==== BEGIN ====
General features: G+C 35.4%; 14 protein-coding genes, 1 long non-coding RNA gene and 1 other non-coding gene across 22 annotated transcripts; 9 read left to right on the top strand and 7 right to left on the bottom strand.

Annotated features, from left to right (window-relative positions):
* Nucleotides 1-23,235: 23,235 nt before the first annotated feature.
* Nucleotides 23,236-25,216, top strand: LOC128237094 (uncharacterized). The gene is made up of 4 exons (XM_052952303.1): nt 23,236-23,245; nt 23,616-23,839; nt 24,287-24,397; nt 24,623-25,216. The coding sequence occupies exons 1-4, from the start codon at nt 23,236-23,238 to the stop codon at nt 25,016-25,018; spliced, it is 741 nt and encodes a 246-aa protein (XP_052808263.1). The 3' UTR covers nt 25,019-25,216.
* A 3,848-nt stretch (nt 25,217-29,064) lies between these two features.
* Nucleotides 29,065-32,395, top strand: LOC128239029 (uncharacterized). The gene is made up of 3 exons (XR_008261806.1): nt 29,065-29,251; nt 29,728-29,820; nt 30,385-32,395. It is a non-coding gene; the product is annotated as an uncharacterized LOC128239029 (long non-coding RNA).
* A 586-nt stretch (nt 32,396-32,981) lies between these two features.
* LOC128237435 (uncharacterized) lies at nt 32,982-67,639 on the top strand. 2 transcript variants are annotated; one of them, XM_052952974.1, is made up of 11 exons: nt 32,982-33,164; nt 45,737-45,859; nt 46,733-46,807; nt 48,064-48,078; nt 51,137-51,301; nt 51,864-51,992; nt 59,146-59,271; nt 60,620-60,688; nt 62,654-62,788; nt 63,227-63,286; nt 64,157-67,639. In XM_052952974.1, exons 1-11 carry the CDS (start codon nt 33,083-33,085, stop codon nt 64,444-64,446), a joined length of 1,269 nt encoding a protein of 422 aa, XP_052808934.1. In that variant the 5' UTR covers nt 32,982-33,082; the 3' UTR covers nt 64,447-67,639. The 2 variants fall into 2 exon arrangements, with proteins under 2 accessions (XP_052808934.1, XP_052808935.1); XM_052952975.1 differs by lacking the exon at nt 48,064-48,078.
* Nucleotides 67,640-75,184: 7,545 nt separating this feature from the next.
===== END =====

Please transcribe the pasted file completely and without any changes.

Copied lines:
General features: G+C 35.4%; 14 protein-coding genes, 1 long non-coding RNA gene and 1 other non-coding gene across 22 annotated transcripts; 9 read left to right on the top strand and 7 right to left on the bottom strand.

Annotated features, from left to right (window-relative positions):
* Nucleotides 1-23,235: 23,235 nt before the first annotated feature.
* Nucleotides 23,236-25,216, top strand: LOC128237094 (uncharacterized). The gene is made up of 4 exons (XM_052952303.1): nt 23,236-23,245; nt 23,616-23,839; nt 24,287-24,397; nt 24,623-25,216. The coding sequence occupies exons 1-4, from the start codon at nt 23,236-23,238 to the stop codon at nt 25,016-25,018; spliced, it is 741 nt and encodes a 246-aa protein (XP_052808263.1). The 3' UTR covers nt 25,019-25,216.
* A 3,848-nt stretch (nt 25,217-29,064) lies between these two features.
* Nucleotides 29,065-32,395, top strand: LOC128239029 (uncharacterized). The gene is made up of 3 exons (XR_008261806.1): nt 29,065-29,251; nt 29,728-29,820; nt 30,385-32,395. It is a non-coding gene; the product is annotated as an uncharacterized LOC128239029 (long non-coding RNA).
* A 586-nt stretch (nt 32,396-32,981) lies between these two features.
* LOC128237435 (uncharacterized) lies at nt 32,982-67,639 on the top strand. 2 transcript variants are annotated; one of them, XM_052952974.1, is made up of 11 exons: nt 32,982-33,164; nt 45,737-45,859; nt 46,733-46,807; nt 48,064-48,078; nt 51,137-51,301; nt 51,864-51,992; nt 59,146-59,271; nt 60,620-60,688; nt 62,654-62,788; nt 63,227-63,286; nt 64,157-67,639. In XM_052952974.1, exons 1-11 carry the CDS (start codon nt 33,083-33,085, stop codon nt 64,444-64,446), a joined length of 1,269 nt encoding a protein of 422 aa, XP_052808934.1. In that variant the 5' UTR covers nt 32,982-33,082; the 3' UTR covers nt 64,447-67,639. The 2 variants fall into 2 exon arrangements, with proteins under 2 accessions (XP_052808934.1, XP_052808935.1); XM_052952975.1 differs by lacking the exon at nt 48,064-48,078.
* Nucleotides 67,640-75,184: 7,545 nt separating this feature from the next.